Second, and more important than first, I want to leave here.  I don’t want to spend my life here.  I don’t like it.  It’s not that I have trouble accepting who I am, or denying my Korean self.  I’m fine with myself.  I’m CCK, and I’m made up of a bit of my parents, Midwestern America, South Korea and a bit of Japan.  I like it.  But it’s the society I’m living in now.  The tolerance level of different individual is so low, compared to other societies I lived (granted, there is a bit of difference since I was an official “foreigner”).  My dear friend/fellow CCK Akli and I talked about this a bit, and we all agreed that North America is probably the most comfortable place for CCKs – there are all kinds of people, and most of time people leave you alone.  Japan?  As long as you speak fluent English and have some western influence in your life, you are unlikely to face unpleasant discrimination.  Here, at least for me, I don’t feel I am happy and able to be myself.  I’m Korean by looks and blood and passport.  Although people know that I grew up in States, they expect me to know everything about Korea and follow it, and get it right away – which is not very possible for some Koreans!  Then they get angry if I mess up something.  If you are a white person who spent 10+ years in Korea, things are different.  Of course you are clumsy because you are not one of us.  Of course you don’t know…even if the person lived here for 10 something years.   And the culture itself emphasize too much uniformity among the club members.  I’m tired of more things are said than done.  Sometimes I think even if I fail to get a job in States thus forced to come back here after grad school, I’ll be happy at least for that 3+ years, because I was away from Korea and spent some time in my homeland.

Third, if it is my destiny to be eternal outsider like Leo Africanus’ fish-bird, so be it; but instead of letting it ride me, I will ride it, so I can live the life I want, at least partially.  It’s fine I don’t completely belong anywhere.  But if I am to be a constant wanderer, I need a skill to sell.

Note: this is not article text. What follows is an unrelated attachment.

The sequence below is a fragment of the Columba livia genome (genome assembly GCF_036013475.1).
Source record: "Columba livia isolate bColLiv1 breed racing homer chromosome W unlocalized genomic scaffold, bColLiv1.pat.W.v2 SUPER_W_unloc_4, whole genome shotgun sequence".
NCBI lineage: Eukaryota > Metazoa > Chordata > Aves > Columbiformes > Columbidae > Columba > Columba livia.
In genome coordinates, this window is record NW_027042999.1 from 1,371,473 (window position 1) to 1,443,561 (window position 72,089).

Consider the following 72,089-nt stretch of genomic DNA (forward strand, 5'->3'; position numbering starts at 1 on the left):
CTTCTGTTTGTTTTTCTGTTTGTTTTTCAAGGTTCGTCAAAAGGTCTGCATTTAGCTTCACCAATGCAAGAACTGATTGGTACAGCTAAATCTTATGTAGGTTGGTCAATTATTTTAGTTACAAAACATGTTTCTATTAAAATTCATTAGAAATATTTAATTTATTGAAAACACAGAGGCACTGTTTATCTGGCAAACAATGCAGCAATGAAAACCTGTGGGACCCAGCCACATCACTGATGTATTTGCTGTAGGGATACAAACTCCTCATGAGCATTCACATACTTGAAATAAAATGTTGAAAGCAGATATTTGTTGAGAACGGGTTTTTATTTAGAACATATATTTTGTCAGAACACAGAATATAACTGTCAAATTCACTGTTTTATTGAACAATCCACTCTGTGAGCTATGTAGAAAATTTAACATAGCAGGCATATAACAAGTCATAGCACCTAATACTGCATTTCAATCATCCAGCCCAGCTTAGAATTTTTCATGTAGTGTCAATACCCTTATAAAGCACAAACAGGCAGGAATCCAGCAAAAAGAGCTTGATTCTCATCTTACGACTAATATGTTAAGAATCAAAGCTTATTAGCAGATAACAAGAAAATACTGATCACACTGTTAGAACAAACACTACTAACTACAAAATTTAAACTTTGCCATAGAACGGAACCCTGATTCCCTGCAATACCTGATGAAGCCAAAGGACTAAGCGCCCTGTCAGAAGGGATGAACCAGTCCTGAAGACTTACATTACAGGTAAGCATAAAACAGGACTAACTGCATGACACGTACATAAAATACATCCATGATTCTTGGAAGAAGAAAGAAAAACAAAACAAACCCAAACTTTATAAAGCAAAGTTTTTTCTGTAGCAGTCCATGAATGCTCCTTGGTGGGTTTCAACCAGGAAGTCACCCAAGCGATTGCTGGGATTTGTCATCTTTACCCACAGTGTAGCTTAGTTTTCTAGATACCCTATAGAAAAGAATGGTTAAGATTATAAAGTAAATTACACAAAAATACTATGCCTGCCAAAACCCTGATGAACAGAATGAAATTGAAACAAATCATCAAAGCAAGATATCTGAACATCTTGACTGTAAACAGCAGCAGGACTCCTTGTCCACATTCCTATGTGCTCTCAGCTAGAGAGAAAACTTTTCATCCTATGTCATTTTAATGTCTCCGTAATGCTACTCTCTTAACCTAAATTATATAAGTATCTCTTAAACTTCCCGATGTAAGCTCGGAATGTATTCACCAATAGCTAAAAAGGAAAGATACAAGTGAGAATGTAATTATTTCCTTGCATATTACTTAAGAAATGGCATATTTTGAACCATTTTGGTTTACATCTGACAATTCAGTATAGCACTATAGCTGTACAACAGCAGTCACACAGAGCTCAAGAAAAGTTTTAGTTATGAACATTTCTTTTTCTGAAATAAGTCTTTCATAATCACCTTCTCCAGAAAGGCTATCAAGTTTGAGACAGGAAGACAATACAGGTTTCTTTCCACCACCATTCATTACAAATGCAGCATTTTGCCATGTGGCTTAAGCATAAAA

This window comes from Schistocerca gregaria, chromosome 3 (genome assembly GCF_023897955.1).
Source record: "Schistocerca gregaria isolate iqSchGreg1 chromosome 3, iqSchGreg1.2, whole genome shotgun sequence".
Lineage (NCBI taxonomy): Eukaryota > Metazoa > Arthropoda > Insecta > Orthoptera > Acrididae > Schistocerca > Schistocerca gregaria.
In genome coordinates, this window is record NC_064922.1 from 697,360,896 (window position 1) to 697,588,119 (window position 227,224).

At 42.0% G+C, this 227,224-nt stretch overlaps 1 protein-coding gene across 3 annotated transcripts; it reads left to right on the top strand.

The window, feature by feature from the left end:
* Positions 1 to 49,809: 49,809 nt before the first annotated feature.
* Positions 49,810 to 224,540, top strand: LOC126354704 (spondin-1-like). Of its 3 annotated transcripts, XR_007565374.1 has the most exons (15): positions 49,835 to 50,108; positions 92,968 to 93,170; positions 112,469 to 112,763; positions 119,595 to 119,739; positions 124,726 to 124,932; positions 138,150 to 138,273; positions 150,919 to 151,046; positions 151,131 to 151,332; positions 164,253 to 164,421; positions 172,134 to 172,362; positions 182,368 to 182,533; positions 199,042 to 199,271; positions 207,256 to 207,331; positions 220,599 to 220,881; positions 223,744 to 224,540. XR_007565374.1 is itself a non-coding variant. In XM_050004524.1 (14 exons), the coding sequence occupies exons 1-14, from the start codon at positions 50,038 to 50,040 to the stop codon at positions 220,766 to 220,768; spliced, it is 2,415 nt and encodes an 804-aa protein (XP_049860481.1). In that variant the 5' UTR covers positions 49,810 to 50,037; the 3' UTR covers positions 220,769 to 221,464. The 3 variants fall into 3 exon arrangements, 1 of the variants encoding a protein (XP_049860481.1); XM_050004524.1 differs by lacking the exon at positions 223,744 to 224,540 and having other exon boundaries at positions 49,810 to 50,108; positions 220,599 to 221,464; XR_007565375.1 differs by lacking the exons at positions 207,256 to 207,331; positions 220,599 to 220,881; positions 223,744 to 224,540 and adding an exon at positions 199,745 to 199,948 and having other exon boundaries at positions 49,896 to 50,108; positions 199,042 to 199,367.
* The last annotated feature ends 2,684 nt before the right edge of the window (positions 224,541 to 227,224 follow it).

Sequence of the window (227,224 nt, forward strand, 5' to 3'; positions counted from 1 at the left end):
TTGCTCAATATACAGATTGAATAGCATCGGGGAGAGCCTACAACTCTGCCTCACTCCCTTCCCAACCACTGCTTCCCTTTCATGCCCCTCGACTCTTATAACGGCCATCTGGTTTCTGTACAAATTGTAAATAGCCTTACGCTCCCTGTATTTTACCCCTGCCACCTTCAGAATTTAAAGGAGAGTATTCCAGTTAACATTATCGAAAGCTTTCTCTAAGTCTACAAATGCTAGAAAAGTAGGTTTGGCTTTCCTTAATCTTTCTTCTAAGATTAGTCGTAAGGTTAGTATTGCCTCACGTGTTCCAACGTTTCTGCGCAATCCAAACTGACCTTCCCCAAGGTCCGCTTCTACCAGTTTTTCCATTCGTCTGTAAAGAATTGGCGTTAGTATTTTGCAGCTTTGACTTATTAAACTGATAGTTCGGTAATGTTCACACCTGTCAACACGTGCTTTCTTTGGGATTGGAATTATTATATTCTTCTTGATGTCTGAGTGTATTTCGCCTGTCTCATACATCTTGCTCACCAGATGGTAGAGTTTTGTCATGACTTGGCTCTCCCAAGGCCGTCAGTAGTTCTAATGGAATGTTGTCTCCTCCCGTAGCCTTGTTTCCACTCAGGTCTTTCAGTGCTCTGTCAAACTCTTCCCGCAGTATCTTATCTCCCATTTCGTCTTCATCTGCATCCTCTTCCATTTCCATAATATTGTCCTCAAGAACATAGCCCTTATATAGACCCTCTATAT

Though I have my reasons for studying,  I still get hesitant.  It sounds like I’m trying to float a lead balloon high up in the air.  Am I  going to get the score I want before the end of this year? I don’t know.  I always did well in language-related stuff like literature and sucked at math, while other Korean kids were the opposite.  Since English wasn’t my first language, I couldn’t beat the native speakers, which placed me in a strange situation.  Even if I get the score I want and fortunately get in to the school I want, will I do well?  I don’t know, for the abovementioned reason.  Let’s say I did everything well and I’m in the stage of job interview.  Would I be able to secure a job that is willing to sponsor my visa (either US or Japan), or offer me a very non-Korean working atmosphere even in their Korean branch?  Oh god, the horror.  The nightmare of my potential employer canceling everything at the last moment on my last year of college flashes back.  I was watching my friend getting accepted into a program with far-worse English than me, because she was US citizen. Ridiculous, but you can’t really fight back government.

And will I be happy, trotting down the path of law?  I don’t know, but once in a while I feel like my true passion is language thus maybe I’ll be happier living as a translator/interpreter.  But then, the future picture of interpreter/translators aren’t that bright, if not worse than lawyer.

Maybe I’m spoiled.  Maybe I worry too much.  Maybe I’m just being a lazy ass.  Maybe I just want to rant.  Maybe I just wanted to rationalize why I kept listening to Syrup16g songs and watched “Jizz in my Pants” Sherlock version more than thrice.  At the moment, all I know is if I don’t get to run away from this small peninsula, or have to return again like last time, I’ll probably end up killing myself.